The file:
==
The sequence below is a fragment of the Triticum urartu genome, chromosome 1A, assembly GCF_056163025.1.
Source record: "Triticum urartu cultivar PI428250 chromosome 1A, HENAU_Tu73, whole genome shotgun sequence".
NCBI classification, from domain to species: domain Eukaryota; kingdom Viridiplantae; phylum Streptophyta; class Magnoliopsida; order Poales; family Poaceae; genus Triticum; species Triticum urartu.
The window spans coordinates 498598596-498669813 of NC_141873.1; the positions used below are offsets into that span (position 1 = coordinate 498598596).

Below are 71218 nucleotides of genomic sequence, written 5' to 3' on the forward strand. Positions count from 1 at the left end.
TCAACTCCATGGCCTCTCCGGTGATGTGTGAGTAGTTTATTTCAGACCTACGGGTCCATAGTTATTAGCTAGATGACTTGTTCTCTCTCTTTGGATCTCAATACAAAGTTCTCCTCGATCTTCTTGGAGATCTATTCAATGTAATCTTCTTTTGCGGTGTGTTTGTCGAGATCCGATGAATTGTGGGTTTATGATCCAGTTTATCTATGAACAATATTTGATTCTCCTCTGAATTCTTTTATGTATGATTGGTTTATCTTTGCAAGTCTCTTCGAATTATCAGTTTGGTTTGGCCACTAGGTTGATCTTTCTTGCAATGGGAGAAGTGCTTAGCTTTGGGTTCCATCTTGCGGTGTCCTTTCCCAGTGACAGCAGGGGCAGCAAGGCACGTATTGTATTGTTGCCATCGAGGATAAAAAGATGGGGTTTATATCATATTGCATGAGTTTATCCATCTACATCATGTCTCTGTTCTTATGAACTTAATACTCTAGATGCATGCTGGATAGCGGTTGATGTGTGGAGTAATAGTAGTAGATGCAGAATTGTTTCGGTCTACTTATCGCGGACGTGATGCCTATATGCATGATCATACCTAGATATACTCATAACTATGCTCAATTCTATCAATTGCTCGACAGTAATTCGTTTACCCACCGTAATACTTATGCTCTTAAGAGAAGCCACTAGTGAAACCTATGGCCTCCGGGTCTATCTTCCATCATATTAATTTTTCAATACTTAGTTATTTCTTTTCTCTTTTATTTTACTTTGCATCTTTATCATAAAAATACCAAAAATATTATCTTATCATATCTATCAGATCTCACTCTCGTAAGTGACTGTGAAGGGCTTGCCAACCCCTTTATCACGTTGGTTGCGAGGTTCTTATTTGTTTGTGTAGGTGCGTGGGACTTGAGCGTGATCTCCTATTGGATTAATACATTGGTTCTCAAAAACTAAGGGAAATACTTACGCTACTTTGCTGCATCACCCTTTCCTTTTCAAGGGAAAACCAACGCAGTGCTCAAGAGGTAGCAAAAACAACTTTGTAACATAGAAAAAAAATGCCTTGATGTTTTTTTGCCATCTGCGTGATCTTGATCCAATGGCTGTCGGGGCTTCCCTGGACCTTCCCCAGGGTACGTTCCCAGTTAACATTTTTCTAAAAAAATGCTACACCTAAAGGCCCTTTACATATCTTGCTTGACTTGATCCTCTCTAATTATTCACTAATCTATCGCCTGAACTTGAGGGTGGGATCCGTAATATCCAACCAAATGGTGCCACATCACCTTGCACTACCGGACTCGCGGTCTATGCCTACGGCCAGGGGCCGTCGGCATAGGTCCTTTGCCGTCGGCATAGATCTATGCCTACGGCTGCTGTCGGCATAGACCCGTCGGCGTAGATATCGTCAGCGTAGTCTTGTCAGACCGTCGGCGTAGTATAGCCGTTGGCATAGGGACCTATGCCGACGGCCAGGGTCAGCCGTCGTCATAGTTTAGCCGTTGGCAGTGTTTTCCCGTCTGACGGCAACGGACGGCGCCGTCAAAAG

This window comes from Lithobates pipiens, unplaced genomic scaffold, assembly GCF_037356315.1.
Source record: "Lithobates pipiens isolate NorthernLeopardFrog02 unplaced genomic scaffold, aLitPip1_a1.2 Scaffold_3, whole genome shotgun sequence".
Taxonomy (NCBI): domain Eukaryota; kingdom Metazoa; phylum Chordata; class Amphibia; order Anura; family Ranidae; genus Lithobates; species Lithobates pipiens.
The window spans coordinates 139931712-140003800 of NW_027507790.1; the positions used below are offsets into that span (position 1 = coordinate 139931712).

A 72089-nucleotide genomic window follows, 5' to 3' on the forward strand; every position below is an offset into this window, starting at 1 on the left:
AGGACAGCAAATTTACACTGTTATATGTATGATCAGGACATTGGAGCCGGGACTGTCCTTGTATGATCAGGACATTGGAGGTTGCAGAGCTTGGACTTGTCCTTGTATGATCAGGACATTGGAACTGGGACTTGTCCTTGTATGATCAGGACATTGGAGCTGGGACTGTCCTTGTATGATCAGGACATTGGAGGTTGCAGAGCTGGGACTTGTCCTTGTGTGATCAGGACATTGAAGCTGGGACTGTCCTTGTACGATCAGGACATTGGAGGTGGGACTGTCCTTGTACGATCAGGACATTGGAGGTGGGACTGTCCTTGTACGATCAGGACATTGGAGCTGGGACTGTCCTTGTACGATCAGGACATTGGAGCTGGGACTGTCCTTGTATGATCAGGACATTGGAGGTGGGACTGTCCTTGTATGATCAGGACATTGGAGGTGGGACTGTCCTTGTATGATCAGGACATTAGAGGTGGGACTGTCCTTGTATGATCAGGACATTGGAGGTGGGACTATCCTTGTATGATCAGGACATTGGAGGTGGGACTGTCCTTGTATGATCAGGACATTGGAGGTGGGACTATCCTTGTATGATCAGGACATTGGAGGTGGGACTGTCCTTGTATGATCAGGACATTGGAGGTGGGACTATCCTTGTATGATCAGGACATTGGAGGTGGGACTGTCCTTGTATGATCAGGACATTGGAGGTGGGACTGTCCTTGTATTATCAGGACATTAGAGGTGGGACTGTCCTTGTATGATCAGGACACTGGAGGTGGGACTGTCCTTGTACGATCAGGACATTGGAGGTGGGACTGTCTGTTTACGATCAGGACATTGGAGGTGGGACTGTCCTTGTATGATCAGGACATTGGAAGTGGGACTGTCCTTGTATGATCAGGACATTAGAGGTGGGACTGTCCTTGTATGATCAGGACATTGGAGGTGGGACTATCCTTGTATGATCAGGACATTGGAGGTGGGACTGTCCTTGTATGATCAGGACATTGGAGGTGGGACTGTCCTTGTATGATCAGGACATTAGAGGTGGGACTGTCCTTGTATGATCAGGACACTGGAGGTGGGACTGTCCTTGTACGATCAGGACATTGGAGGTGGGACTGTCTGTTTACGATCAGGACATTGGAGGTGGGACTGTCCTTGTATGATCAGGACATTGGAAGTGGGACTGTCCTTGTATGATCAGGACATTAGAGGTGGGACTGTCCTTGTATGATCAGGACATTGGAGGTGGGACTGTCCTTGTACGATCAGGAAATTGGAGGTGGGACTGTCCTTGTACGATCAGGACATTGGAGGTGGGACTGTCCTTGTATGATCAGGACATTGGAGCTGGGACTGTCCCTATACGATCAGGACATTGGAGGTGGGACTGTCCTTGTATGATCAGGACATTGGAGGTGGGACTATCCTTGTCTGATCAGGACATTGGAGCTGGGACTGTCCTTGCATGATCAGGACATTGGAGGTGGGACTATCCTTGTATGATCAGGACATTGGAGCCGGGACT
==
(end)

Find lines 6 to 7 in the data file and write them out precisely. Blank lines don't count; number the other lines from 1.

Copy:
TCAACTCCATGGCCTCTCCGGTGATGTGTGAGTAGTTTATTTCAGACCTACGGGTCCATAGTTATTAGCTAGATGACTTGTTCTCTCTCTTTGGATCTCAATACAAAGTTCTCCTCGATCTTCTTGGAGATCTATTCAATGTAATCTTCTTTTGCGGTGTGTTTGTCGAGATCCGATGAATTGTGGGTTTATGATCCAGTTTATCTATGAACAATATTTGATTCTCCTCTGAATTCTTTTATGTATGATTGGTTTATCTTTGCAAGTCTCTTCGAATTATCAGTTTGGTTTGGCCACTAGGTTGATCTTTCTTGCAATGGGAGAAGTGCTTAGCTTTGGGTTCCATCTTGCGGTGTCCTTTCCCAGTGACAGCAGGGGCAGCAAGGCACGTATTGTATTGTTGCCATCGAGGATAAAAAGATGGGGTTTATATCATATTGCATGAGTTTATCCATCTACATCATGTCTCTGTTCTTATGAACTTAATACTCTAGATGCATGCTGGATAGCGGTTGATGTGTGGAGTAATAGTAGTAGATGCAGAATTGTTTCGGTCTACTTATCGCGGACGTGATGCCTATATGCATGATCATACCTAGATATACTCATAACTATGCTCAATTCTATCAATTGCTCGACAGTAATTCGTTTACCCACCGTAATACTTATGCTCTTAAGAGAAGCCACTAGTGAAACCTATGGCCTCCGGGTCTATCTTCCATCATATTAATTTTTCAATACTTAGTTATTTCTTTTCTCTTTTATTTTACTTTGCATCTTTATCATAAAAATACCAAAAATATTATCTTATCATATCTATCAGATCTCACTCTCGTAAGTGACTGTGAAGGGCTTGCCAACCCCTTTATCACGTTGGTTGCGAGGTTCTTATTTGTTTGTGTAGGTGCGTGGGACTTGAGCGTGATCTCCTATTGGATTAATACATTGGTTCTCAAAAACTAAGGGAAATACTTACGCTACTTTGCTGCATCACCCTTTCCTTTTCAAGGGAAAACCAACGCAGTGCTCAAGAGGTAGCAAAAACAACTTTGTAACATAGAAAAAAAATGCCTTGATGTTTTTTTGCCATCTGCGTGATCTTGATCCAATGGCTGTCGGGGCTTCCCTGGACCTTCCCCAGGGTACGTTCCCAGTTAACATTTTTCTAAAAAAATGCTACACCTAAAGGCCCTTTACATATCTTGCTTGACTTGATCCTCTCTAATTATTCACTAATCTATCGCCTGAACTTGAGGGTGGGATCCGTAATATCCAACCAAATGGTGCCACATCACCTTGCACTACCGGACTCGCGGTCTATGCCTACGGCCAGGGGCCGTCGGCATAGGTCCTTTGCCGTCGGCATAGATCTATGCCTACGGCTGCTGTCGGCATAGACCCGTCGGCGTAGATATCGTCAGCGTAGTCTTGTCAGACCGTCGGCGTAGTATAGCCGTTGGCATAGGGACCTATGCCGACGGCCAGGGTCAGCCGTCGTCATAGTTTAGCCGTTGGCAGTGTTTTCCCGTCTGACGGCAACGGACGGCGCCGTCAAAAG

This window comes from Lithobates pipiens, unplaced genomic scaffold, assembly GCF_037356315.1.